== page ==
The world has been inundated with images of suffering, pain and destruction from Haiti and we have all been motivated to find some way to help. It’s a natural instinct for many of us in some instances urges people to action before we realize that we have overextended our good intentions.
Many of us live in the comforts of an industrialized nation and have become accustomed to the modern conveniences of warm running water, sanitation, readily available food, refrigeration and cozy structures in which to live. We are removed from the forces of nature and until we are immersed in an event such as an earthquake, tsunami, hurricanes, tornadoes, flooding, and fires, we are not fully aware of the blessings those conveniences provide.
In the next few blogs, I wanted to share with you the work being done by professional organizations to help the people and animals of Haiti and to raise awareness of the intermingled needs of people and animals and the importance of disease prevention and care for all of those affected by a disaster. It is a carefully practiced plan that keeps the intentions in focus and has been developed over years of experience with disaster intervention. The Animal Relief Coalition of Haiti (ARCH) is led by the International Fund for Animal Welfare (IFAW) and World Society for the Protection of Animals (WSPA). The American Veterinary Medical Association (AVMA) is a participant and the American Veterinary Medical Foundation (AVMF) will participate with the other national and international charities by providing monetary support. ARCH has collectively pledged $1.1 million in aid for this Haitian relief effort. And Cheap canadian propecia yes, you can help.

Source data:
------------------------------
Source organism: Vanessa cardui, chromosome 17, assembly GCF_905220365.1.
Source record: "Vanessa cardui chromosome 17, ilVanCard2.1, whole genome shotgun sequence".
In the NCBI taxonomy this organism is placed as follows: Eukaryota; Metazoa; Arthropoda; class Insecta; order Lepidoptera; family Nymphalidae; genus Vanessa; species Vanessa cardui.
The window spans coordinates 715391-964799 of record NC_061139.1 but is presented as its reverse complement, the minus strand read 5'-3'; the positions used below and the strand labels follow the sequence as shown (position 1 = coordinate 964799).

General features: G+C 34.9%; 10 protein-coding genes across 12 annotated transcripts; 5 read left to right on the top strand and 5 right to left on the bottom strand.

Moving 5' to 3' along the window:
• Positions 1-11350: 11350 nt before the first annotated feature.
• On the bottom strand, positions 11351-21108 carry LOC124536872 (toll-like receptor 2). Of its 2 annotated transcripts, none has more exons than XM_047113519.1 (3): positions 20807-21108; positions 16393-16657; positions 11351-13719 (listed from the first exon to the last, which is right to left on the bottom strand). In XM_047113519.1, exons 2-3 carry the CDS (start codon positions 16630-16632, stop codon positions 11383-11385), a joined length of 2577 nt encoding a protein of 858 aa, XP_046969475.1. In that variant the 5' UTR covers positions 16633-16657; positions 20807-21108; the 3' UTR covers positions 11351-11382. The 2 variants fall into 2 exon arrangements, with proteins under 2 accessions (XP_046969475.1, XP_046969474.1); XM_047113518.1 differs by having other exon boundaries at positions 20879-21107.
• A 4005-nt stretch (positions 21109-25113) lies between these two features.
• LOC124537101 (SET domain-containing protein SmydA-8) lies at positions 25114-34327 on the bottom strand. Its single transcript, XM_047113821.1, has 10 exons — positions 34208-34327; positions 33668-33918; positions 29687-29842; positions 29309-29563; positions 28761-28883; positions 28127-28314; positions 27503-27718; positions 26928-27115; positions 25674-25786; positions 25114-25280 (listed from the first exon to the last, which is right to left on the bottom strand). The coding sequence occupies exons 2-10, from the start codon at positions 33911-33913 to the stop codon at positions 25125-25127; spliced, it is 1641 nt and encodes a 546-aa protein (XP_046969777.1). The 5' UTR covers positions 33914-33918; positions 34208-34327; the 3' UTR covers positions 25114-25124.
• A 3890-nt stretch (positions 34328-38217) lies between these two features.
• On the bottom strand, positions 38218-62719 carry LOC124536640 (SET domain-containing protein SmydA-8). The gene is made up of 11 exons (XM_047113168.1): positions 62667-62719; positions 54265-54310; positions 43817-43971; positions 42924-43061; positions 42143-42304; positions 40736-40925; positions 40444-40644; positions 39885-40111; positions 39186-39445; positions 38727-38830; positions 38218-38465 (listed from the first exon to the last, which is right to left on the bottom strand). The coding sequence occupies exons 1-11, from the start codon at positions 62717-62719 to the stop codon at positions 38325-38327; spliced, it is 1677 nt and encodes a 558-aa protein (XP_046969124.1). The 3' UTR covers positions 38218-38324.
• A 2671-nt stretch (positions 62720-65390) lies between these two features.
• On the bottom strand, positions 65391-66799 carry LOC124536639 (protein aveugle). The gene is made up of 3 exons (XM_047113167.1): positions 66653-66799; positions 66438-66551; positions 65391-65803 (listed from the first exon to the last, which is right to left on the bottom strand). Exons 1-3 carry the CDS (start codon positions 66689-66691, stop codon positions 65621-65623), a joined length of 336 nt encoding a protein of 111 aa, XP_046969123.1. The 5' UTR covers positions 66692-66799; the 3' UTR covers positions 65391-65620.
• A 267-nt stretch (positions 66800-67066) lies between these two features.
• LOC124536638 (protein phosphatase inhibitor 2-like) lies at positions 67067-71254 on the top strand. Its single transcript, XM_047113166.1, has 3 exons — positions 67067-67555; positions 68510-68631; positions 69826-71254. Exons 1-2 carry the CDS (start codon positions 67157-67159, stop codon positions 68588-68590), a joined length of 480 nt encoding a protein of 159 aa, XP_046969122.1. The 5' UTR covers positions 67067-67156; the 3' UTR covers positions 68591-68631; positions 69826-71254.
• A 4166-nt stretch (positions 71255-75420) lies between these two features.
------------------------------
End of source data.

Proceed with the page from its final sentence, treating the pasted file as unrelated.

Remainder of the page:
“It’s hard to comprehend the scope of the devastation in Haiti right now,” said Dr. Larry Corry, president of the AVMA. “Hopefully we can work through ARCH to help the Haitians get back on their feet by tending to the public health and welfare needs of the nation’s people and animals.” …read more
When the devastation is massive, loss of life severe, and so many groups rush in to help out, it is easy to lose track of the purpose of being there and have struggles over who gets to go where, go when and how to do it. I have read posts that disregarded any expense to be considered for animals and claimed that all of it should go to the people of Haiti. Please understand that in my world, a dog is a snoring lovable creature at the end of my bed and a member of my family, in Port Au Prince alone they estimate 500,000 dogs, most of whom have now gone without regular food, or clean water and were not far removed from scavenging habits which are more pronounced in the wreckage. An estimated 80% of those dogs will require rabies vaccination, cats have gone uncounted. Livestock is also at risk for rabies and other diseases that threaten human life and well-being, anthrax, cholera, botulism, tetanus are likely to appear.
The attempt of ARCH is not to be able to establish a healthy clean pet in every home but to provide vaccinations to livestock (goats are the primary livestock in Haiti), protect the poultry population, and care and vaccinations to other domestic animals to prevent widespread disease outbreaks that would hinder recovery and disrupt distribution of critical supplies. ARCH has a forward thinking plan that will reestablish normalcy and protection of the animal production value so that the Haitians can be nourished, the animals protected, and promote a healthy environment in which the Haitian people can regroup and rebuild.
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